The first reason why these decisions are so hard is that unfortunately our brain is a piece of hardware that hasn’t had any major upgrade for the last ten thousand years. It is not very different from the brain of the primitive man who hunted animals in the savanna. People decisions at that time were mostly based on familiarity, similarity, and comfort. We would of course welcome someone similar to us as a likely member of our tribe, otherwise it was a question of fight or flight. But while that type of decision was once key for our survival, it is no longer useful today. Building great teams does not necessarily require familiarity and comfort, but rather complementary skills, which by definition imply diversity, and even the ability to challenge each other in the right way. Unfortunately, however, our brains have been shaped through evolution and we are hardwired into a series of unconscious psychological biases which sabotage our people decisions, including our tendency to procrastinate, overrate capability, make snap judgments, stereotype, stick with the familiar, save face, and go with the crowd.

On top of these general biases, when making political choices our brains seem to function in a particularly limited way. While one would expect that political sophisticates would do better than novices, cutting edge research from neuroscience seems to indicate that actually the opposite may happen.

Recent fascinating research has been conducted at UCLA(University of California, Los Angeles) using fMRI (functional magnetic resonance imaging) to measure brain activity of individuals being exposed to images and recordings of political and non-political subjects. In one of these experiments, individuals would listen to political statements concerning hot-button issues in national politics, and were asked to agree or disagree with each statement. While novices involved more of their cognitive areas to make their choices, politically sophisticated individuals were actually thinking less. The politically sophisticated individuals showed a much higher level of activity in part of a neural system called the “default state network” (specifically at the precuneus and the dorsomedial prefrontal cortex). This is actually the area of the brain that is dominant when there are no specific goals or tasks at hand, when we daydream, or “do nothing”.

In other words, our longer exposure to political choices may actually make us worse, when we already have the wrong brain for making people choices!

In addition to having the wrong hardware, we also have the wrong software because most of us have not studied either the impact of making great people decisions or the proper way to master them. When giving speeches to corporate audiences I would typically ask how many in the room had actually formally studied how to make great people decisions. Even in the corporate world, only a tiny minority would be able to raise their hands. In the public sector, the number of people educated in the topic is usually dramatically close to zero.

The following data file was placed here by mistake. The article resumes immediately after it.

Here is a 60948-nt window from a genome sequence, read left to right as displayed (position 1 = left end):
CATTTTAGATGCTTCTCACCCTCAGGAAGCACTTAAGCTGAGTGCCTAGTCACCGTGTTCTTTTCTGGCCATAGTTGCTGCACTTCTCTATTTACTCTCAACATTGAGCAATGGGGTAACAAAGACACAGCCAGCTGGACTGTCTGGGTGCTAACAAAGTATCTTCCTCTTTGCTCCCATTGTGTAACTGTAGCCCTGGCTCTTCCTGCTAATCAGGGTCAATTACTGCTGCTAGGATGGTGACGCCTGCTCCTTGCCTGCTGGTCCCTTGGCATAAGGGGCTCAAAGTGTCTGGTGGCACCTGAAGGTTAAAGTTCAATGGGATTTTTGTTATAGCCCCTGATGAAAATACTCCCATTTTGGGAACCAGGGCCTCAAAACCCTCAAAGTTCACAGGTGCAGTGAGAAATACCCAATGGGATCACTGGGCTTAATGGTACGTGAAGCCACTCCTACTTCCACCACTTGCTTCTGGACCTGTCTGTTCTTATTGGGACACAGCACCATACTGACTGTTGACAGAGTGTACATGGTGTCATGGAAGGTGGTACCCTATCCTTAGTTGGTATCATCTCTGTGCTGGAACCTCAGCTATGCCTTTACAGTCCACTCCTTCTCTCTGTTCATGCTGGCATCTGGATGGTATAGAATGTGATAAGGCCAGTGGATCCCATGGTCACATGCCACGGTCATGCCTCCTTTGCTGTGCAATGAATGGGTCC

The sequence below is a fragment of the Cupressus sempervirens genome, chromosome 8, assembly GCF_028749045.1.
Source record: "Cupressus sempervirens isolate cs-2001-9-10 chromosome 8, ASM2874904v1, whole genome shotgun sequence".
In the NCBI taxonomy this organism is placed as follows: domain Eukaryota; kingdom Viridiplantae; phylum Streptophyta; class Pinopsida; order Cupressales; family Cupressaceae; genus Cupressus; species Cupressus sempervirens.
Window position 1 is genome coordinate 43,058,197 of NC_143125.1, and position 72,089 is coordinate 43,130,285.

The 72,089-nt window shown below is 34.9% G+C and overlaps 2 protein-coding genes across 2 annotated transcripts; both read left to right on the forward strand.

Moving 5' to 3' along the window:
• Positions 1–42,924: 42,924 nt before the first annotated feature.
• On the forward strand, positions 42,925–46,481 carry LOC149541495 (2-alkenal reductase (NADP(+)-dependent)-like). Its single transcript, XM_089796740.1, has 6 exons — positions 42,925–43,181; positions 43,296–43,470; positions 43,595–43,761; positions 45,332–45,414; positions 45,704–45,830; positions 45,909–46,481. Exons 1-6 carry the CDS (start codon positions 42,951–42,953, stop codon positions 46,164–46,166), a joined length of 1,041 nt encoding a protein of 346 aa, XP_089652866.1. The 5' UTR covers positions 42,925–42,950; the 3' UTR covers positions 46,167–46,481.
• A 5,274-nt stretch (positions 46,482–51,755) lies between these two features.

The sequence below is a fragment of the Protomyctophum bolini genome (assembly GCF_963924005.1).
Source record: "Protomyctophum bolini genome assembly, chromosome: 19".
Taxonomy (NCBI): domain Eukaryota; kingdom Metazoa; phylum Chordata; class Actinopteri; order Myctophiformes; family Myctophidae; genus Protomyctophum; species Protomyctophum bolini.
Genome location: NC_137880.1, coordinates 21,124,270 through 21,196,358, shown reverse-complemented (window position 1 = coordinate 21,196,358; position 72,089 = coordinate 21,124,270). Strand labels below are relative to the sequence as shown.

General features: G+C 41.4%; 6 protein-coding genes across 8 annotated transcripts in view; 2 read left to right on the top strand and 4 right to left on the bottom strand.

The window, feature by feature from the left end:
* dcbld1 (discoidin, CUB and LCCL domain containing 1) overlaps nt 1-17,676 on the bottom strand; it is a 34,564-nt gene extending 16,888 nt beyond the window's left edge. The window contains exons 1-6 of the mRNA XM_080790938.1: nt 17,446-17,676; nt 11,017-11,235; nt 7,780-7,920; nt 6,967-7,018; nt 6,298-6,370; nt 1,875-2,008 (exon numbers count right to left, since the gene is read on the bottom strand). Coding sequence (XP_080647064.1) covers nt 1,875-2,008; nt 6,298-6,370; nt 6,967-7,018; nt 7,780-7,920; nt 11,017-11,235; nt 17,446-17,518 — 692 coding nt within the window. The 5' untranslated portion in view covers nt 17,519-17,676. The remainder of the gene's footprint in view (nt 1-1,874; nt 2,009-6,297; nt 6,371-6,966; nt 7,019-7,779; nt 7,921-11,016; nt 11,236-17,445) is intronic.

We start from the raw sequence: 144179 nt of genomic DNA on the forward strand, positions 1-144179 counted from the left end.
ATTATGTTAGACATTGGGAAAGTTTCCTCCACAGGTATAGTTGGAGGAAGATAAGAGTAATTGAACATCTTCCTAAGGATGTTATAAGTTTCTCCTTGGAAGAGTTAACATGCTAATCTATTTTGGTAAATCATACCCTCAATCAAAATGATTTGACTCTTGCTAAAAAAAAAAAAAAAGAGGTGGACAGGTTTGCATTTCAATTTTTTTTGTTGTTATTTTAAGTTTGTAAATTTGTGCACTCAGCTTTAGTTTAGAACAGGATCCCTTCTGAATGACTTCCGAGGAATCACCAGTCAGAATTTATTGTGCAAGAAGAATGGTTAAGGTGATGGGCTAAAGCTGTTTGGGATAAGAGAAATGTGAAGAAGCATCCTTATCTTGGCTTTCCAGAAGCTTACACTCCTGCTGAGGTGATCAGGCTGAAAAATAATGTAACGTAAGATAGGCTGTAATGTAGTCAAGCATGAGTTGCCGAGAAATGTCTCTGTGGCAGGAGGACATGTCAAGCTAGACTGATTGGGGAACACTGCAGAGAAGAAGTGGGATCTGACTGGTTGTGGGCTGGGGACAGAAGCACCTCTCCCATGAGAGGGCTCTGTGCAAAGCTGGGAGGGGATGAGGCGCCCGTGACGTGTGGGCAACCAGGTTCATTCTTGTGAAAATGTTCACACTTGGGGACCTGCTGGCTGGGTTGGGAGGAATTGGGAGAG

How can we possibly master the key for building great nations when we have the wrong brain and the wrong education for choosing our political leaders? Add to this a series of additional constraints for people decisions in the public sector, including stability, tenure and low compensation, and it is easy to understand our very poor track record.

The value of great people decisions in the public sector

While there is lots of public focus on the integrity of public leaders, as should be the case, it is not very common to hear about the value of great people decisions in the public sector. The impact of these decisions has been analyzed in the corporate world, and some of the best studies have confirmed that the choice of the leader in a corporation is probably the most important controllable factor beyond corporate value. The results of these studies are also seen daily in the market. When a great leader leaves at the top of an organization, or joins another one, the value of the company can immediately change by as much as 5% to 10%, representing a potential change in value of a large organization measured in billions of dollars.

If that is the case in the corporate world, imagine what the impact will be of the choice of those individuals with key leadership roles in major nations. On November 22nd, 2008, the Dow Jones industrial average had been down as much as 1.4% in the morning. By 3.00 pm, the news of President Obama’s choice of Timothy Geithner as Treasury Secretary broke. The index shot up, ending the day 6.5% higher. Given the size of the US stock market, the economic impact of that people decision at that time represented about 2.5 trillion dollars!

Making great people decisions systematically for a long time is actually the key for building a great nation. Consider for example the cases of Jamaica and Singapore, both of which were almost identical twins in 1965. Both of them were former British colonies that had recently become independent, with similar size, population, and income per capita. At that time, the founding fathers of Singapore decided to focus on talent as the key for their national development, and provided scholarships for some of the top potentials to study abroad in the best universities of the world and go back to work for the government. They set up what is perhaps the best civil service in the world, and adopted many of the best practices for developing people and making people decisions in the public sector.